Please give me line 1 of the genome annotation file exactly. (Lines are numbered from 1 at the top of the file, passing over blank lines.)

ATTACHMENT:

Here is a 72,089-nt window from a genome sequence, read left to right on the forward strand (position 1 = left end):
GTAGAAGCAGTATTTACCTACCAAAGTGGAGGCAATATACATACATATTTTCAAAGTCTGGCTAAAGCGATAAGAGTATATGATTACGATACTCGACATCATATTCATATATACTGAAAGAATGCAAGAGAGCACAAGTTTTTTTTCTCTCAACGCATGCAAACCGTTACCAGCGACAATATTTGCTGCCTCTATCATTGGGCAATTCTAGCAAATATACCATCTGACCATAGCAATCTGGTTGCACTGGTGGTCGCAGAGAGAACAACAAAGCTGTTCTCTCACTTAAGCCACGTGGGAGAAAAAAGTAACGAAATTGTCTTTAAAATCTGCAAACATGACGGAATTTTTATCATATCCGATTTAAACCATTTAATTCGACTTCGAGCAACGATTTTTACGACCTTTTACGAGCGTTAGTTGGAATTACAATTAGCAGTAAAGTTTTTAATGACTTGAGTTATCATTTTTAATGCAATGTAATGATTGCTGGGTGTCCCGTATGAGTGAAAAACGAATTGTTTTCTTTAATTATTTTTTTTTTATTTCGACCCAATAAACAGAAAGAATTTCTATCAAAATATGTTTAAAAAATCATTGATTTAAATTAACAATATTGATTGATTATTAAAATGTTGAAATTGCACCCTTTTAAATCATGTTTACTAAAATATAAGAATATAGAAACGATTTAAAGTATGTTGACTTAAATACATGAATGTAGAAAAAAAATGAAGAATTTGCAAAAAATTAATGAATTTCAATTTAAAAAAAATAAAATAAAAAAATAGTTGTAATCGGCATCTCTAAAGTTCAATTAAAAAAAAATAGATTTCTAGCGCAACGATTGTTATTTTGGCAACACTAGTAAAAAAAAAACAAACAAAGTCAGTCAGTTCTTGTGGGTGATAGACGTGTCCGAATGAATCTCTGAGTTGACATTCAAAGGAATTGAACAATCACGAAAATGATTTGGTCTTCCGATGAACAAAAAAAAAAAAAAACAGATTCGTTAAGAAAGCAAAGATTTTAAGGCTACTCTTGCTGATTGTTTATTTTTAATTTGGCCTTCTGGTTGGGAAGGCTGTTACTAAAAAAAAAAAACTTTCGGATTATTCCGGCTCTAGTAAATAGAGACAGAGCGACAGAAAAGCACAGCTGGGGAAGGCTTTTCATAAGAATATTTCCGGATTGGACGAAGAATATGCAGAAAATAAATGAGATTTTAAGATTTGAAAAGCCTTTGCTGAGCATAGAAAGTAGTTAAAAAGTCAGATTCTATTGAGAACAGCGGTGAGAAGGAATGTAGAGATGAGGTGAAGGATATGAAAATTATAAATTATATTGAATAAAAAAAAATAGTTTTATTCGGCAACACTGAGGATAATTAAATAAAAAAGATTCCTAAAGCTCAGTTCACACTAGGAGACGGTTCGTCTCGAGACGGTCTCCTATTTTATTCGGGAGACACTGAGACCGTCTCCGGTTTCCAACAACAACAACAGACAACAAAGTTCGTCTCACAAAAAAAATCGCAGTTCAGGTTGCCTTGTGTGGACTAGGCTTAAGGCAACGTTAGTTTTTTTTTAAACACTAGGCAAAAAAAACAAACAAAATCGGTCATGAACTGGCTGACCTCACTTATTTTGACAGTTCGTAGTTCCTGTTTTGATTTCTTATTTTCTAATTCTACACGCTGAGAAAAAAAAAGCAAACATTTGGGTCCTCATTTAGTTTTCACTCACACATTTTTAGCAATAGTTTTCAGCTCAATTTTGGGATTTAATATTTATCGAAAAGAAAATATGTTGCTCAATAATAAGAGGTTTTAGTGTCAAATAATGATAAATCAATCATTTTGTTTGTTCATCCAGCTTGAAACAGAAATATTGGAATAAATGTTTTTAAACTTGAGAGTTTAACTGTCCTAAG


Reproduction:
Here is a 72,089-nt window from a genome sequence, read left to right on the forward strand (position 1 = left end):